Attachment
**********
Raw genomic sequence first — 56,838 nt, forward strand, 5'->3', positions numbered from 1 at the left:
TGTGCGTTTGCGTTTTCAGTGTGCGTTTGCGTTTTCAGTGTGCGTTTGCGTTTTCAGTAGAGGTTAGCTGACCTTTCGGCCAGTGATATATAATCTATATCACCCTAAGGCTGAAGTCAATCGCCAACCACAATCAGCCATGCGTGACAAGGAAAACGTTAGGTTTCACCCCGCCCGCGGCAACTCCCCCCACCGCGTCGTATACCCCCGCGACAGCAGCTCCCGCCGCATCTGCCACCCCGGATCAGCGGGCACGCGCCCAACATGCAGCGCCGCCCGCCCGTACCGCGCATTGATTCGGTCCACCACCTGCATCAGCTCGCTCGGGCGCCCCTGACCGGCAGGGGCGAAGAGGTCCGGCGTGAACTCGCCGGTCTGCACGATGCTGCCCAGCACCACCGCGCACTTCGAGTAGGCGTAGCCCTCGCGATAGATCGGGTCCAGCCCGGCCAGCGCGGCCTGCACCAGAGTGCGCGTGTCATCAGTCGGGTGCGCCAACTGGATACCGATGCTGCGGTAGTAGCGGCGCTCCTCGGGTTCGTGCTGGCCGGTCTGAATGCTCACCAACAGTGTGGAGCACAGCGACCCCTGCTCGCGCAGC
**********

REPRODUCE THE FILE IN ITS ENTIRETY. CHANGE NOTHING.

Raw genomic sequence first — 56,838 nt, forward strand, 5'->3', positions numbered from 1 at the left:
TGTGCGTTTGCGTTTTCAGTGTGCGTTTGCGTTTTCAGTGTGCGTTTGCGTTTTCAGTAGAGGTTAGCTGACCTTTCGGCCAGTGATATATAATCTATATCACCCTAAGGCTGAAGTCAATCGCCAACCACAATCAGCCATGCGTGACAAGGAAAACGTTAGGTTTCACCCCGCCCGCGGCAACTCCCCCCACCGCGTCGTATACCCCCGCGACAGCAGCTCCCGCCGCATCTGCCACCCCGGATCAGCGGGCACGCGCCCAACATGCAGCGCCGCCCGCCCGTACCGCGCATTGATTCGGTCCACCACCTGCATCAGCTCGCTCGGGCGCCCCTGACCGGCAGGGGCGAAGAGGTCCGGCGTGAACTCGCCGGTCTGCACGATGCTGCCCAGCACCACCGCGCACTTCGAGTAGGCGTAGCCCTCGCGATAGATCGGGTCCAGCCCGGCCAGCGCGGCCTGCACCAGAGTGCGCGTGTCATCAGTCGGGTGCGCCAACTGGATACCGATGCTGCGGTAGTAGCGGCGCTCCTCGGGTTCGTGCTGGCCGGTCTGAATGCTCACCAACAGTGTGGAGCACAGCGACCCCTGCTCGCGCAGC